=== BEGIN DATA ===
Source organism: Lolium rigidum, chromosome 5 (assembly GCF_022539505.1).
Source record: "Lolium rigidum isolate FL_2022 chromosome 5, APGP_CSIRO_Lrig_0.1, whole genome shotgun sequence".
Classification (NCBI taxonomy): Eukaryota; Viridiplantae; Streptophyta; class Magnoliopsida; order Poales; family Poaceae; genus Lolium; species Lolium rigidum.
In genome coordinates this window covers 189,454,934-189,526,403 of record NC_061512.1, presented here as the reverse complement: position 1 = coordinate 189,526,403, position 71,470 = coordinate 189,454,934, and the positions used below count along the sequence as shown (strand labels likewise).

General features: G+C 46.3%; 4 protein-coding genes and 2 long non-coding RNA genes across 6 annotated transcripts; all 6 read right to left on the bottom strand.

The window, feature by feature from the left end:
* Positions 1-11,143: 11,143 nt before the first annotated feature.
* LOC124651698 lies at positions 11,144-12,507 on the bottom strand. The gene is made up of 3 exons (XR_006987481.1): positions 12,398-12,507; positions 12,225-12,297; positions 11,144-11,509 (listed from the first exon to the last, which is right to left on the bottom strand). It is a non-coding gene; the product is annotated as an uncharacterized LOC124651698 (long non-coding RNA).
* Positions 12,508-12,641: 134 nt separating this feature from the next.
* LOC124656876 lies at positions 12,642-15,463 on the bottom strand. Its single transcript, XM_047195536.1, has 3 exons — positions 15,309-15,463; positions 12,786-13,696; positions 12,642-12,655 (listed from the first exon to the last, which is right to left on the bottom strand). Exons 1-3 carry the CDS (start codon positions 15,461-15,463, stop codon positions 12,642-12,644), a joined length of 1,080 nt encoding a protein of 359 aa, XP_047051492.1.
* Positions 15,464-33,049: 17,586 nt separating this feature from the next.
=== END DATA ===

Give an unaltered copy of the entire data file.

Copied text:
Source organism: Lolium rigidum, chromosome 5 (assembly GCF_022539505.1).
Source record: "Lolium rigidum isolate FL_2022 chromosome 5, APGP_CSIRO_Lrig_0.1, whole genome shotgun sequence".
Classification (NCBI taxonomy): Eukaryota; Viridiplantae; Streptophyta; class Magnoliopsida; order Poales; family Poaceae; genus Lolium; species Lolium rigidum.
In genome coordinates this window covers 189,454,934-189,526,403 of record NC_061512.1, presented here as the reverse complement: position 1 = coordinate 189,526,403, position 71,470 = coordinate 189,454,934, and the positions used below count along the sequence as shown (strand labels likewise).

General features: G+C 46.3%; 4 protein-coding genes and 2 long non-coding RNA genes across 6 annotated transcripts; all 6 read right to left on the bottom strand.

The window, feature by feature from the left end:
* Positions 1-11,143: 11,143 nt before the first annotated feature.
* LOC124651698 lies at positions 11,144-12,507 on the bottom strand. The gene is made up of 3 exons (XR_006987481.1): positions 12,398-12,507; positions 12,225-12,297; positions 11,144-11,509 (listed from the first exon to the last, which is right to left on the bottom strand). It is a non-coding gene; the product is annotated as an uncharacterized LOC124651698 (long non-coding RNA).
* Positions 12,508-12,641: 134 nt separating this feature from the next.
* LOC124656876 lies at positions 12,642-15,463 on the bottom strand. Its single transcript, XM_047195536.1, has 3 exons — positions 15,309-15,463; positions 12,786-13,696; positions 12,642-12,655 (listed from the first exon to the last, which is right to left on the bottom strand). Exons 1-3 carry the CDS (start codon positions 15,461-15,463, stop codon positions 12,642-12,644), a joined length of 1,080 nt encoding a protein of 359 aa, XP_047051492.1.
* Positions 15,464-33,049: 17,586 nt separating this feature from the next.